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The Facebook 10 Year Challenge and Facial Recognition: Was This a Clever Ploy to Get Users to Categorise Data?

Written By Crystal Stranger (CEO of PeaCounts)

Anyone in the Artificial Intelligence (AI) world will tell you one of the most challenging aspects of building a good algorithm is getting data categorised properly. Your data is only as good as the training the machine learning programs receive. Thus it only seems natural that the Facebook “10 Year Challenge” that has been extremely popular over the last few days, could actually be a viral ploy to get users to categorise data showing how their facial features changed over ten years.

This makes the most sense when I think back to the first related post I saw titled, “How Hard Did Ageing Hit You?” The rules of this post were slightly different, you were supposed to post your first profile picture and your most recent. There were different variations going around. I saw another one that said “your first selfie and most recent,” but clearly the profile pic one caught like wild fire as that was easier to accomplish.

I saw this post come up on Friday and looked back to my first profile picture. Then decided against posting, considering I was at a business event. I decided to just be an impartial observer. Over the weekend this morphed from the original challenge to a viral activity of the “Ten Year Challenge”. Most of the messages included some disclaimer of, “not sure why we’re all doing this…”


I started wondering, why are people doing this? Is it really just a viral movement to show off how little you’ve aged over ten years, or was this part of some bigger plan? The fact that it has spread over a large portion of Facebook over three days makes me think it was started intentionally. On Friday I saw posts from people I know on multiple continents, not sure who they got it from but my guess would be paid influencers.

This shouldn’t come as any surprise that Facebook would spread something like the “10 Year Challenge” in order to gain competitive advantage. Facebook is already facing one class action lawsuit last April over the feature where it asked users to tag others in the App. This feature violated Illinois law related to privacy of biometric features. This lawsuit has not yet been settled.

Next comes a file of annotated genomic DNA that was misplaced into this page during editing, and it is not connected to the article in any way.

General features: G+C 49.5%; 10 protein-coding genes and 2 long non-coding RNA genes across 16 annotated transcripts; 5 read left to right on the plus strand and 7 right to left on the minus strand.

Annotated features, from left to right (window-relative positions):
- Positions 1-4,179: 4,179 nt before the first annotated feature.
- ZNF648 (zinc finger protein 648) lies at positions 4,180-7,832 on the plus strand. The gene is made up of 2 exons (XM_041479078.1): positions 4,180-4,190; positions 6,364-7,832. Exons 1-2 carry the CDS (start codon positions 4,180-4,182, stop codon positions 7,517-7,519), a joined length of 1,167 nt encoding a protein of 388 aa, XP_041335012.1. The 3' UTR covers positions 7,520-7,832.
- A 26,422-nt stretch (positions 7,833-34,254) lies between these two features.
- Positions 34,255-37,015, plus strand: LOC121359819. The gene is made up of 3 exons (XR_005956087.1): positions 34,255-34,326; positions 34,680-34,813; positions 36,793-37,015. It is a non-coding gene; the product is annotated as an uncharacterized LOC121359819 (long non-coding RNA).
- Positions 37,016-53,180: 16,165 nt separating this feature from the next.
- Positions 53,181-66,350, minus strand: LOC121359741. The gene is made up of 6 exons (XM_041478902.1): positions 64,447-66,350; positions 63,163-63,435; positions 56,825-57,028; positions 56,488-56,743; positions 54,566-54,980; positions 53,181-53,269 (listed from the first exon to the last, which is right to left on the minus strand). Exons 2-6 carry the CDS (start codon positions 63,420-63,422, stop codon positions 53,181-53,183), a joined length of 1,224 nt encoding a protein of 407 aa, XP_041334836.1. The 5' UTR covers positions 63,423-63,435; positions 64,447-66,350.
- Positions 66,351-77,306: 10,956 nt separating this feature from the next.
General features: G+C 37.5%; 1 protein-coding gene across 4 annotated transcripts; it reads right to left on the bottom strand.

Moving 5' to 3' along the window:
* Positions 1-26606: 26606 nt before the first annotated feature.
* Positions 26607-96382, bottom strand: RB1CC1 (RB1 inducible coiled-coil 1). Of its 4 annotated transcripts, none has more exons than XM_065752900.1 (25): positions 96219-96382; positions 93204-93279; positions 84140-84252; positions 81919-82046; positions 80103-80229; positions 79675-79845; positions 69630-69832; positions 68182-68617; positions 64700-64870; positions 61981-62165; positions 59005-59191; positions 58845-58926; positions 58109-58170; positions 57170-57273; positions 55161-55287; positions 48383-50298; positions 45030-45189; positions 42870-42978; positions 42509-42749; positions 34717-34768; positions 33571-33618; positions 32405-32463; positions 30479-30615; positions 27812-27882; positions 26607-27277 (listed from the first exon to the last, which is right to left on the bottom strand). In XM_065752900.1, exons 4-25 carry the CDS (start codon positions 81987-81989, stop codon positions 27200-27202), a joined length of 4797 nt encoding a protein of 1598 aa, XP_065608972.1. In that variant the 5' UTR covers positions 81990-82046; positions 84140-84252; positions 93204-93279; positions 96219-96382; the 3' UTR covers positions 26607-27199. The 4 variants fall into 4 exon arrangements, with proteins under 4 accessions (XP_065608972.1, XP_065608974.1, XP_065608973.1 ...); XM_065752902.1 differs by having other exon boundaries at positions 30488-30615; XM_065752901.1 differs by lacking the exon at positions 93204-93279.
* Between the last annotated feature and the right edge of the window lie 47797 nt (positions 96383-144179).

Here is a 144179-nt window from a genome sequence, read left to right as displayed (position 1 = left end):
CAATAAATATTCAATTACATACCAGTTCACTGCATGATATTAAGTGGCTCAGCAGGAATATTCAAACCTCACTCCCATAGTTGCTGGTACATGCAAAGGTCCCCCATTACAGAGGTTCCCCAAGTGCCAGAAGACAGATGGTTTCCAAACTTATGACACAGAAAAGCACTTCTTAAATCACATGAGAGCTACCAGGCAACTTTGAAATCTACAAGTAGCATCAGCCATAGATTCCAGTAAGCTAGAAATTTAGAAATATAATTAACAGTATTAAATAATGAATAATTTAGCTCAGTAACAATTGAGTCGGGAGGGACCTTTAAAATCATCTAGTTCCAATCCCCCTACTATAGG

It all starts to make sense when you think about the value of Facebook’s facial recognition algorithm. With programs like the social credit system in China already in effect it is clear that the best facial recognition program, and data sets related to this, will have immense value in the future.


Facial recognition and other biometrics are starting to be used for many types of identification. The iPhone X uses facial recognition to open the screen and verify purchases, and other types of digital ID rely on this verification as well.

Biometrics are not as detailed and impenetrable of an identification system as most people imagine. The mapping is done by using a measurement of various points between features and comparing these ratios. Thus it is far less unique than a true random cryptographic key. Plus the reduction in variables makes for fewer combinations that would need to be guessed, leaving an opening for blunt force attacks. While a fully mapped face would be nearly impossible to replicate, there isn’t yet the data storage and transmission capabilities to utilise this method for wide applications.

So what does this mean for real people rather than data scientists? It means that the data Facebook is storing could be used to open your phone, identify you in certain databases, or even used to make purchases.

After the Cambridge Analytica scandal about Facebook selling user data to advertisers without permission, it is reasonable that users should not trust what Facebook does with their data. Lawsuits are still pending to determine Facebook’s responsibility with how they handled data there.

One plus of all these lawsuits is that Facebook has now made it possible for you to opt-out of their facial recognition system. This is at least one way you can feel it is less likely that Facebook is storing or potentially selling your data. Maybe then you can feel comfortable that participating in the “10 Year Challenge” will be just for ego-stroking and not for building tools that will someday monitor and control all our actions.

Crystal Stranger, EA, has more than 15 years of tax and finance experience, is a journalist and speaker on blockchain and crypto technologies since 2014, and author of The Crypto Island Tax Guide. Self-taught, she read every investment book in the library to catapult herself from homeless to millionaire investor in two years.

Applying the same intensity and focus to every interest, Crystal founded PeaCounts, using blockchain and AI technology to revolutionise how workers are paid, eliminate black market labor, and help individuals break the glass ceiling.


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